(This is all true btw. Yours is one of the few newsletters I accept and look forward to reading)

  5. My son got married last year and his mother-in-law—whom I’ve met only once—began to send me religious chain letters. I refused to play so I’m sure she and her husband pray regularly for me! Hey, that can’t be all bad, I guess! I despise chain letters of any stripe and delete them quickly before they can take root in my inbox.

  6. A FB friend announced that she wanted to send unsolicited promotional email about her books to everyone in her personal address book, and asked what we thought. I said, Sorry, but that’s a terrible idea. She asked why, but I didn’t reply. My heart sinks at explaining something so obvious. I rely on email, but some useful many boundaries have been obliterated by it–for one, the line in the sand between communication that’s “welcome” and “unwelcome.”

  7. There are pretty good automatic countermeasures you can take. Some of them take some initial effort, but if that much unwanted email is making it all the way to your inbox, they’d be worth it. It’s very difficult for unwanted email to make it as far as my main inbox; fewer than ten per week.

    There isn’t any reason to go through and delete email you don’t want; storage today is effectively free. I deal with the ones I DO want and just ignore the others.

    • I will freely admit that the host of my website and mail is doing a horrible job of filtering my mail. I’m looking for a new webhost and mail host. But the unwanted ones are in my inbox, mixed with the ones I need, and in my view, getting rid of the spam so I can see the ones I need is the only way I know how to get an overview of the ones I need.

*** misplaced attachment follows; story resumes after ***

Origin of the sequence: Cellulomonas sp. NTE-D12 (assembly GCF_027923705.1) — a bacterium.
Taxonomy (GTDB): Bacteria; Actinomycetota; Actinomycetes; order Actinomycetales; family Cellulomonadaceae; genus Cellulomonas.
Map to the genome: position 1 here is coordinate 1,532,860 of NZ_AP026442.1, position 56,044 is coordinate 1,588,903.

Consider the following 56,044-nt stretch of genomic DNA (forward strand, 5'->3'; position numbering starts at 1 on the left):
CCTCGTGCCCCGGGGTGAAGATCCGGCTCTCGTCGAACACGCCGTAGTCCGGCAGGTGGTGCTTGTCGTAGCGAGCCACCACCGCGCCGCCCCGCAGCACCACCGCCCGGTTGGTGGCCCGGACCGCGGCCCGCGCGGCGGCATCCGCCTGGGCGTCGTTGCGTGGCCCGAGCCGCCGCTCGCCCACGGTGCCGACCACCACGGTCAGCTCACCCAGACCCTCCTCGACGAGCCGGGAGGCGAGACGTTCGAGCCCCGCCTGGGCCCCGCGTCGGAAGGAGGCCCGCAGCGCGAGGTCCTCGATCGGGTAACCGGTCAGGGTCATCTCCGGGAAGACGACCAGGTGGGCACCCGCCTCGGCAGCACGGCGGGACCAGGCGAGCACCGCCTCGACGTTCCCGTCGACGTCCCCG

• Gmail has world-class spam filtering and it keeps getting better. It’s really pretty astonishing how good it’s become.

        Your email client can also help you if it supports rules (all of the ones I know about do). I have rules that route email into various folders based on things like sender, domain, keywords in the subject line, and content.

        There are also services that provide remote filtering — that is, you direct your email “through” their service (your address stays the same) and they filter out your spam for you. I haven’t used these but reviews are pretty good.

        My other method is using different email addresses for different things. They all arrive in the same place on my end, but I give out different email addresses depending on the likelihood that I’ll *ever* get anything I want to see. I have five different addresses that go from yahoo.com (my “throwaway” address) to gmail (my general purpose address) up to one that’s pretty private and has fewer points of access to snooping and control by any third parties (this might be overkill).